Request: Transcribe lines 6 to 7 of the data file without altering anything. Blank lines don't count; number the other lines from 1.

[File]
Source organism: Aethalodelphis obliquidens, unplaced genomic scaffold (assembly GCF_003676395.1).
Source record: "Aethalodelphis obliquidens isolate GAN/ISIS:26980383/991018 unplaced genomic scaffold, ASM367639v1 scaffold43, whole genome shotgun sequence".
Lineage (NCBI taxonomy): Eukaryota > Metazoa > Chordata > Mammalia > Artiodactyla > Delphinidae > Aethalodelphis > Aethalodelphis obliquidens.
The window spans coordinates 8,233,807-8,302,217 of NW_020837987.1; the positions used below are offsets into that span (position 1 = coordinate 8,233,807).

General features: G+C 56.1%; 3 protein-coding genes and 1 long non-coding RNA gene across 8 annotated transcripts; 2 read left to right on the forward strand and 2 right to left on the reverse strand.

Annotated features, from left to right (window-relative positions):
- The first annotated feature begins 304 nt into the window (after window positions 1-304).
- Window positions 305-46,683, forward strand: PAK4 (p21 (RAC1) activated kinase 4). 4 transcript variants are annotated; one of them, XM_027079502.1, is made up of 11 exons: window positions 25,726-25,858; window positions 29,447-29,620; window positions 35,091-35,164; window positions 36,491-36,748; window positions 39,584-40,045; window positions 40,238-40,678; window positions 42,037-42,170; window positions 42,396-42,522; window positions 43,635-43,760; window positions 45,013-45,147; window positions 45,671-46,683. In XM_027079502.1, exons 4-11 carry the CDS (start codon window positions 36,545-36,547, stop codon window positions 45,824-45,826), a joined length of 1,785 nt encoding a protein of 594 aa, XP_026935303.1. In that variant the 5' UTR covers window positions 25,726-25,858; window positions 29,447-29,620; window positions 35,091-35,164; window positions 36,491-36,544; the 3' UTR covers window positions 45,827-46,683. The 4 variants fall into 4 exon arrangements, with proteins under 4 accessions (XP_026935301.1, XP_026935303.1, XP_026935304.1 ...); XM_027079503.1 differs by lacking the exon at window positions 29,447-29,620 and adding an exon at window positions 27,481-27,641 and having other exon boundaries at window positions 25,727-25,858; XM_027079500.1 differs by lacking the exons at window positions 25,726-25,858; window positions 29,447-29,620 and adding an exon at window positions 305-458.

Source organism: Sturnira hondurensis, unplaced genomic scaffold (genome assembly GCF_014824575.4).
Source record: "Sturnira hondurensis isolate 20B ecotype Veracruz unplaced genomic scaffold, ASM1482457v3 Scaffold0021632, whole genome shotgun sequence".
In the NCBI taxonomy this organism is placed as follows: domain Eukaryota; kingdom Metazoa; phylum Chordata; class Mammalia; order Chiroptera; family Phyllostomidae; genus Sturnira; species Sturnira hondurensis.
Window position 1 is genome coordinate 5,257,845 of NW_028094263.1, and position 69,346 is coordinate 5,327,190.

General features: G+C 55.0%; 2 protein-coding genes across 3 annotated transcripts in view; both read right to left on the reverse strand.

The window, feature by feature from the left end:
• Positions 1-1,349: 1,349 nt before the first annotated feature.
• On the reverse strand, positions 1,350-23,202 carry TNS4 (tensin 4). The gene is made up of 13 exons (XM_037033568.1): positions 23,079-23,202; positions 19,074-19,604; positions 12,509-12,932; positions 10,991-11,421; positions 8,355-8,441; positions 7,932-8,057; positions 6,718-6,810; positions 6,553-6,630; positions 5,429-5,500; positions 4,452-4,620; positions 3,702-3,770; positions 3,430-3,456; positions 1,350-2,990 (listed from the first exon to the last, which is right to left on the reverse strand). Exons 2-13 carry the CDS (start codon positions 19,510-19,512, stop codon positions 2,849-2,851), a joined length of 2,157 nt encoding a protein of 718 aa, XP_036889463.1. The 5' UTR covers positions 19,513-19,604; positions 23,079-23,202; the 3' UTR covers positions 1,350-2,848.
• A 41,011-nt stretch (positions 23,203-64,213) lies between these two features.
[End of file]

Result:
Annotated features, from left to right (window-relative positions):
- The first annotated feature begins 304 nt into the window (after window positions 1-304).